Subject: Our Anniversary Memo to President Weah
Though it has been quite a while when we last tendered our regular Memo to the President to you, we feel constrained to break the silence on this day as The Analyst celebrates its 23rd Founding Anniversary. Twenty-three years of active newsroom activities brought us too close to a wide range of people and national events and leaves us with a vast knowledge on national political issues as they particularly concern the welfare of ordinary Liberians. It puts us in an ideal position to send you regular memorandums, as we did during the days of former Transitional Chairperson Gyude Bryant and former President Ellen Johnson Sirleaf bordering on burning issues facing the people and the nation.
Allow us, first of all, to commend you on your policy decisions and development actions of the last few years of your incumbency. We follow keenly your initial actions and policies towards free speech and gender equality. The prompt passage of the Bill decriminalizing free speech and the Bill on Domestic Violence and your appointment of a record number of females to prominent public positions is well noted. There also seems to be good signs of improvement in the macroeconomic landscape, with much of the challenges in the money market lessening, coupled with the relative regularity of servant servants’ salary payment. We however think dire challenges still remain, and we see signs of lethargy and complacency in many areas that beg for your attention.
Your Excellency, too many Liberians are crying and weeping, burned by hardship. The prices of goods and services are still extremely high. It seems the Ministry of Commerce and Industry or by the extension the Government of Liberia is nonexistent. Foreign merchants are having field day—selling anything anyhow their own way. Rice price is still above the poor purchasing power of ordinary Liberians. Prices of flours, sugar, Maggi Cubes, and just all essential commodities are skyrocketing. You may not know. Your officials may not care. But the fact is, you must know from today that the people you professedly came to liberate are dying—dying of hunger and want. If you doubt this, if there is someone close to you telling you the opposite, just disguise yourself into an ordinary person and ask retail sellers. You will be stoned. You will know how the common people are drawing your name in the mud, feeling that you don’t care for them.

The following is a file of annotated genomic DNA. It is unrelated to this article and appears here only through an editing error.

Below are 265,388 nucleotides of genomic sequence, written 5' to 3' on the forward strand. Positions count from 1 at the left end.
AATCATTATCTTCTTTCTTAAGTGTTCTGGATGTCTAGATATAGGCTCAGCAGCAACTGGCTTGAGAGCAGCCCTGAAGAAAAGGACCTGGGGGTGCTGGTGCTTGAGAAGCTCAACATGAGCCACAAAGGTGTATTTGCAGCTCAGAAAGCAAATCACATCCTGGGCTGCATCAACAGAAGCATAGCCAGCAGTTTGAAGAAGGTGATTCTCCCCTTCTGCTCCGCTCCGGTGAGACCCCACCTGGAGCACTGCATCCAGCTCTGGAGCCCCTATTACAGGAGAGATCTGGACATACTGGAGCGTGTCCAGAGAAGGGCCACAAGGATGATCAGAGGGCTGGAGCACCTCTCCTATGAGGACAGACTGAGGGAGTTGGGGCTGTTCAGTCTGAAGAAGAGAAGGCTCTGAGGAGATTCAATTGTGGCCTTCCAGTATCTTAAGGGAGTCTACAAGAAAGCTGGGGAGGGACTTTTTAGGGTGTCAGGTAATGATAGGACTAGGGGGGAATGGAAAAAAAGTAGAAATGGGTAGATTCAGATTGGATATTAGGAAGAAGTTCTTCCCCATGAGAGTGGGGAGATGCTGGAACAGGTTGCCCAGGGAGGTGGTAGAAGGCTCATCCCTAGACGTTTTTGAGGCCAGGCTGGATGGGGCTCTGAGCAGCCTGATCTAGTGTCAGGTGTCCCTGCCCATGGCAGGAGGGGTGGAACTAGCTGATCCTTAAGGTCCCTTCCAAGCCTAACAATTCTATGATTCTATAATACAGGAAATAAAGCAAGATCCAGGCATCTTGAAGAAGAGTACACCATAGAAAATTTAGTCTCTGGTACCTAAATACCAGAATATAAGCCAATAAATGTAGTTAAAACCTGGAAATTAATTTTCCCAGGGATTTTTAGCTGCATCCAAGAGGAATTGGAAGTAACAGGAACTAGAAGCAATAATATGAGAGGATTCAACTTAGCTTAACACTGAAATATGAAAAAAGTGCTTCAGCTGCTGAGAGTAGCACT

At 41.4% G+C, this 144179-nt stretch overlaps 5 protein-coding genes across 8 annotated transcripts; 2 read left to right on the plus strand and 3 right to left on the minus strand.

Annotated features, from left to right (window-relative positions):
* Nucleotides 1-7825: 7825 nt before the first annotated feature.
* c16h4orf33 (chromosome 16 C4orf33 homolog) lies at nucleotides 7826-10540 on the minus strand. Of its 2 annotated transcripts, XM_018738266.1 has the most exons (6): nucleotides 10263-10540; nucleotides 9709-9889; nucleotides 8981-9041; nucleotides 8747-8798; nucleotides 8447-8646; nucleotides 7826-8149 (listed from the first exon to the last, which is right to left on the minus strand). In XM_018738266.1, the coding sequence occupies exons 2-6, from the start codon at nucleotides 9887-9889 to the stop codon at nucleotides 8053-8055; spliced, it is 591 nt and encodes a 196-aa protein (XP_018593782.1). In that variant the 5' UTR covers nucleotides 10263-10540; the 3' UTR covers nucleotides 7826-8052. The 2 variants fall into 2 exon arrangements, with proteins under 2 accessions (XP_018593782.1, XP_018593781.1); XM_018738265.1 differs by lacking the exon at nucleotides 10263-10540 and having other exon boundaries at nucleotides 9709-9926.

Secondly, the mysterious deaths of both officials of government and ordinary people is getting pronounced. A week hardly comes to pass without newsbreak reporting a missing person, be it in Monrovia where the situation seems worse or be it in the interior of the country. Yes, it is true deaths take place everywhere in the world; even mysterious deaths. But the difference between Liberia under your administration and other jurisdictions is that investigations of these deaths remain inconclusive. Either the officials of Government responsible to help you and nation on these matters are lazy, incompetent and careless, or it is like the government is insensitive and/or complacent. Let it also be known to you that more ordinary Liberians are in fear as a result of the foregoing. Begin to pressure your officials who are responsible for security and for investigations. They are not doing you any good at all, Mr. President, because all the lamentations and criticisms don’t go to them. They go to you, dragging your name and the name of your regime in the mud. Please act, and quickly, so that Liberians are reassured that they have a president that cares in Weah.
Thirdly, while we applaud you for solar lights installed in rural towns and citizens and the street lights restored in Monrovia and its environs, we also want to use our 23rd Founding Anniversary to draw your attention to the poor maintenance regime in place. Most of the lights, for instance in Monrovia, are mere decoration. They are off in the night when citizens need them the most. In the interior, some of the solar lights have given up. Whether it is in Monrovia or in the interior, communities that were lighted have virtually returned to darkness. The celebrations for the lights have now turned into murmuring and gossips. It appears someone having responsibility to ensure their constancy is reneging their assignment. Please, Mr. President, awake, and ensure that lights once installed in any Liberian community are maintained. If possible, recruit a special “Street Light Team” that monitors these lights, because they are a heartfelt project you intend for the people to enjoy. This will help to sustain the joy and celebrations and wards off disappointment and murmurings amongst your people.
Your Excellency, there are several other issues that are critical and need your urgent attention which a single Memo cannot convey. We are resolved in the coming days to ensure the constancy of our Memo to the President Column in our bid to confront you with issues that ordinary Liberians face, talk about, and are burned by, and to seek your intervention. Thanks for your attention.